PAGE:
Towards the end of 2021 there was the high-profile collapse of Bulb, the largest of the many UK energy suppliers to go bust in a few months. More recently, Clydebank-headquartered Together Energy, which had more than 170,000 households on its books, went under.
And Ovo Energy is cutting a quarter of its workforce. Scotland has been hit hard by such unfortunate developments, particularly when it comes to Together Energy and Ovo who both employed large numbers of skilled people.
It’s alarming that we’re now approaching the figure of almost 30 energy companies failing in the last few months alone. But what can be done to turn this tide and bring stability and genuine consumer choice back to the energy supply market in Scotland and across the UK?
Successful digital transformation is critical to all business success. That’s why we created ClearSky Logic, a technology partner specialising in the utilities, telecoms, fintech and proptech markets. We provide rapid high-quality solutions for critical business challenges that can be realised by technology.
We have also created an artificial intelligence-driven job scheduling platform to help with the rollout of electric vehicle (EV) chargers and smart meters. Based on my experience, I believe the poor performance and ultimate collapse of many energy firms is partly down to their failure to embrace technology.
While the unprecedented increase in household gas prices is obviously a major contributing factor, companies are also spending too much time and resource on traditional customer-service practices, including creating and staffing large call centres that aren’t efficient.
The high costs such businesses are incurring in trying, and failing, to meet their customers’ needs is making it difficult for them to be profitable. Now that suppliers are being hit by soaring wholesale energy prices, the flaws in their models are being exposed, making further energy company failures inevitable.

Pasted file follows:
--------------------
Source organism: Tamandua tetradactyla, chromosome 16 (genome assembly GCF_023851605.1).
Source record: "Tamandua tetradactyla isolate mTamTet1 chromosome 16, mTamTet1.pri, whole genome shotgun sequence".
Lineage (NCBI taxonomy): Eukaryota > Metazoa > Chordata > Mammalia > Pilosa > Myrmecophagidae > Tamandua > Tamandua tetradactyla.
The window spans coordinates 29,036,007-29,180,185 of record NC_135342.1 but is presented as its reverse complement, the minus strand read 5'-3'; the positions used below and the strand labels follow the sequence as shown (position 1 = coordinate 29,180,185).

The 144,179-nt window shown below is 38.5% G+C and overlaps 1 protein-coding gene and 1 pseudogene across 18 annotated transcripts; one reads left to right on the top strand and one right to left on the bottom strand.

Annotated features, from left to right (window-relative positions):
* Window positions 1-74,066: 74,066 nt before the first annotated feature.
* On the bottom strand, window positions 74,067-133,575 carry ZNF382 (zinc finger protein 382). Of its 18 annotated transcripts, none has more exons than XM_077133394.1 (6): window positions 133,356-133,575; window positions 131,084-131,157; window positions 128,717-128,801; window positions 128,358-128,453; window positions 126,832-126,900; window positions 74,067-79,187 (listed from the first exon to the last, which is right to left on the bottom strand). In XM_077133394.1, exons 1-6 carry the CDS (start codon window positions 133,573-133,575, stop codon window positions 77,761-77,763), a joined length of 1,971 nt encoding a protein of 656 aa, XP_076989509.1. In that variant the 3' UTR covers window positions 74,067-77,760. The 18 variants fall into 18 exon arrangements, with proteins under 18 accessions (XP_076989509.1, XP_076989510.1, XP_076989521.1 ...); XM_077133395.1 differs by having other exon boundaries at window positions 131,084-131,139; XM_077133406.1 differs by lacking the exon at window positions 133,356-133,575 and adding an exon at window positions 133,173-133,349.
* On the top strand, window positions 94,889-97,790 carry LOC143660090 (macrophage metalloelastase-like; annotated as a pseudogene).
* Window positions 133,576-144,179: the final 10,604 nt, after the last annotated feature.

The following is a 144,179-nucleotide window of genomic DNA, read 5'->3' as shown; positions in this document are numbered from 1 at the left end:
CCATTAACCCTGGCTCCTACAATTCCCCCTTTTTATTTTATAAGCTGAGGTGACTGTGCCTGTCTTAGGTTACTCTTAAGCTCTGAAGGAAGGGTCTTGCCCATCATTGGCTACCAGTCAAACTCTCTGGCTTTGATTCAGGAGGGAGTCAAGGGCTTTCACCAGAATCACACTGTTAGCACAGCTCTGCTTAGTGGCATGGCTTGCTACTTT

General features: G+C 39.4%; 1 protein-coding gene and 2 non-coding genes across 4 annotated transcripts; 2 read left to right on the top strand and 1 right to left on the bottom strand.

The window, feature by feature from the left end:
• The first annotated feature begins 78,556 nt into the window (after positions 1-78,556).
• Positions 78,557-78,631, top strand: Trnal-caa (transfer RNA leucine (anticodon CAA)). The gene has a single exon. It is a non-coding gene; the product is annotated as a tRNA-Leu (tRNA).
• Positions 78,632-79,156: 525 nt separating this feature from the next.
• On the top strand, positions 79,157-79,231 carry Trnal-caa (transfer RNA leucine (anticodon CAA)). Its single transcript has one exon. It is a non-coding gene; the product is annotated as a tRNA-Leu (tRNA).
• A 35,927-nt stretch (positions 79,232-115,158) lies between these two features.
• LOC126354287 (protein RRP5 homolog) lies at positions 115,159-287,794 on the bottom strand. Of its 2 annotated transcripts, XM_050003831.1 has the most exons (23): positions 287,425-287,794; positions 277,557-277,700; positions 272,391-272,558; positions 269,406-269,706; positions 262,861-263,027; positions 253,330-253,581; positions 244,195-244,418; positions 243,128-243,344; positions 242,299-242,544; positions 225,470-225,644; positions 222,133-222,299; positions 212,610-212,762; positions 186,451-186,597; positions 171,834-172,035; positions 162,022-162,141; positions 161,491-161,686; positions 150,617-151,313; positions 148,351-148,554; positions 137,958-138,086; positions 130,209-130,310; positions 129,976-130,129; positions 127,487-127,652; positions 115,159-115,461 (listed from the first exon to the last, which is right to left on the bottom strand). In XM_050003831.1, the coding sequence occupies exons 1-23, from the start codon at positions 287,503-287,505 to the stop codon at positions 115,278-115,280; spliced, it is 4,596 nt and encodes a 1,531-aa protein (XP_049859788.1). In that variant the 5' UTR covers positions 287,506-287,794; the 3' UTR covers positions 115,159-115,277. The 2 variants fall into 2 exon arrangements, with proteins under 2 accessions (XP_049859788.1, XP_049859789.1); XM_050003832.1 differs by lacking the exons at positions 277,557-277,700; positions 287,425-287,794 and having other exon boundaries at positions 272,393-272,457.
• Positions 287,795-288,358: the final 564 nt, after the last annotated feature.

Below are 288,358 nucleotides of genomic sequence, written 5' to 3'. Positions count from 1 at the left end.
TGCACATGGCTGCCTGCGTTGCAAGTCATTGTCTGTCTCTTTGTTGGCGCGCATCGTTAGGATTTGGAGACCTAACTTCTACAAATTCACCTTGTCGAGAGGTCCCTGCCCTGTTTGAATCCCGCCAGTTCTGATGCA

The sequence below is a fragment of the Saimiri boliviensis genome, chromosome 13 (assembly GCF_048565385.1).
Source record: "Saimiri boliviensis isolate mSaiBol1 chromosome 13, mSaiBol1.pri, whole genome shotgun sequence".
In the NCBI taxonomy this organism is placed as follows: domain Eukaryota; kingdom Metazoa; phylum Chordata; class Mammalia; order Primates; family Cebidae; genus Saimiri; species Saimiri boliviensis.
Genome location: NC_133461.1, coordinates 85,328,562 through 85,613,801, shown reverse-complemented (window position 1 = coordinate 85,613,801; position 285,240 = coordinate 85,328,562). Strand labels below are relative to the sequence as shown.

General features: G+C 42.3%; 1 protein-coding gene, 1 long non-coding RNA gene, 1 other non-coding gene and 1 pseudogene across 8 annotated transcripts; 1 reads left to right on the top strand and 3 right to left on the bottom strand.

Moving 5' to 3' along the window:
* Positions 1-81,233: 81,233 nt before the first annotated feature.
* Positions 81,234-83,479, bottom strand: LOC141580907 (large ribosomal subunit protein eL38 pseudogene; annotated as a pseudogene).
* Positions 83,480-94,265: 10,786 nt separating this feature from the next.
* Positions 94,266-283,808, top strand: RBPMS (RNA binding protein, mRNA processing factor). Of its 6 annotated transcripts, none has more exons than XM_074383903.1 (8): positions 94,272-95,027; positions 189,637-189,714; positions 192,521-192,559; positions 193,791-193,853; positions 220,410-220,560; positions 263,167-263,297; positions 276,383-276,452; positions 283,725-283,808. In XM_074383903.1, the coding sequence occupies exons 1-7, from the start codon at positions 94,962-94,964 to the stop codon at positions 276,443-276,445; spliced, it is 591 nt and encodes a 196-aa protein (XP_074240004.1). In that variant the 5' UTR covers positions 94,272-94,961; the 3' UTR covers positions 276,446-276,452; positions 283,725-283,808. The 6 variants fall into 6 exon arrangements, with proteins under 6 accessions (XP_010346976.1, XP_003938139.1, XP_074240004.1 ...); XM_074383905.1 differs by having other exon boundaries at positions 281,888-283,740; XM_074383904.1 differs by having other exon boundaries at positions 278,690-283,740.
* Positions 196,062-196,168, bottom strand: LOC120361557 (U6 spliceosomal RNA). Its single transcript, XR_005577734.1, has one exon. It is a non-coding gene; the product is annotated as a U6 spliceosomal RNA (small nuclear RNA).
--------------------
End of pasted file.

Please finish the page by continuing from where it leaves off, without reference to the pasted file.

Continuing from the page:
The energy utility industry is currently going through a period of transformation, so now should be a good time for an overhaul to make sure it is in better shape to cope with future demands. It will involve further adoption of EVs, more domestic energy generation and battery power, to name just a few exciting developments.
But the energy industry isn’t ready for this new world. It’s in turmoil – not only due to gas prices spiking, but also because of a misguided government policy around price caps.
The energy industry gets a bad reputation but, at the moment, it is unable to pass on the hike in wholesale gas prices to consumers due to legislation. For months this has been eating away at the revenue that firms were making that were allowing them to at least survive.
Companies looking to find funding during this turbulent time have been fighting a losing battle. The fundamental problem is that legislation makes the whole sector potentially unprofitable. No company in any sector could survive this scenario. To put it simply, if a product cost me £2 to supply and, legally, I can only sell it for £1 then how is ever going to work? It doesn’t.